Concerns over a rising China have, to some extent, spiraled into a kind of “strategic anxiety” regarding the country among some Indian politicians.
Their misleading, unfounded “China-phobia,” however, might lead to strategic myopia and hurt India’s own interests.
Harboring suspicion and apprehension toward China’s intention, India has recently decided to stay away from the China-proposed Belt and Road Initiative, citing sovereignty concerns as its main reason.
The reason raised by India may be understandable, but staying away from the initiative is not the best choice New Delhi could have made.
It could have voiced its concerns and opinions on public occasions or in official statements as China is always willing to discuss all problems and possibilities with India on the basis of mutual benefits.
Actually, as Chinese officials have stressed on many occasions, the initiative, aimed at promoting economic cooperation and connectivity, has no connection with or impact on sovereignty issues.
Though proposed by China, the Belt and Road is not a “Chinese project.” It is a multilateral initiative, with win-win results at its core.
As many experts and analysts have pointed out, the Belt and Road provides a monumental opportunity for the win-win cooperation between India and China, which are quite complementary economically.
The opportunity will not only help the two nations build political trust and boost their economic growth, but also reduce the risks of instability worldwide.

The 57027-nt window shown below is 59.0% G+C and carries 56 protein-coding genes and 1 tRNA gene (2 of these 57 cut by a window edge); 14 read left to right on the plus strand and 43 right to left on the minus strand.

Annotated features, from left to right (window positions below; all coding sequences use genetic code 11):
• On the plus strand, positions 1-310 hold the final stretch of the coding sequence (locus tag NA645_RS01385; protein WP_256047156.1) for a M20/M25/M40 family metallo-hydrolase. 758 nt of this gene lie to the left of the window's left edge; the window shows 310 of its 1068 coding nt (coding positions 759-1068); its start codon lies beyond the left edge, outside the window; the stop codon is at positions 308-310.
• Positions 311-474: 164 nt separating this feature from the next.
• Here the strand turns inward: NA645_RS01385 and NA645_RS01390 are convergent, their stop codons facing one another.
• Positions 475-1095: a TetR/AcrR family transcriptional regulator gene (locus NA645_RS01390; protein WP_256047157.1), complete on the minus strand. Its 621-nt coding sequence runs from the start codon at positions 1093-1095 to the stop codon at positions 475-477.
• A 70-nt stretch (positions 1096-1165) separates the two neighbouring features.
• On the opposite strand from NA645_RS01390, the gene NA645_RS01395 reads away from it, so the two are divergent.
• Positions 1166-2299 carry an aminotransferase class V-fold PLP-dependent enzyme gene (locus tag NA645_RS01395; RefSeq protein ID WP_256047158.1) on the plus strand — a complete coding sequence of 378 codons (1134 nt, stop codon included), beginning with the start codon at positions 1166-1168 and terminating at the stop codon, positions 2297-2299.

India, due to its geographical location and the size of its economy, could potentially be the biggest recipient of Chinese investment from the initiative to boost trade by building infrastructure linking Asia with Europe, the Middle East and Africa.
While bearing in mind its sovereignty concerns, the Indian government should also have a holistic perspective and see the bigger picture: the initiative will benefit South Asian countries, including India, in the long run, and it is in India’s own vital and long-term national interests to join the initiative and become an important player in it.
Despite its strategic discomfort, it is important for India to get over its “China anxiety” and carefully assess the initiative, recognize its potential benefits and seize the opportunities.
Instead of being rivals, the two countries, both of which are ancient civilizations endowed with a rich history, could become cooperative partners.
Just as Liu Jinsong, deputy chief of mission of the Chinese Embassy in India, said in April, the sky and ocean of Asia are big enough for the dragon and elephant (China and India) to dance together, which will bring about a true Asian Age.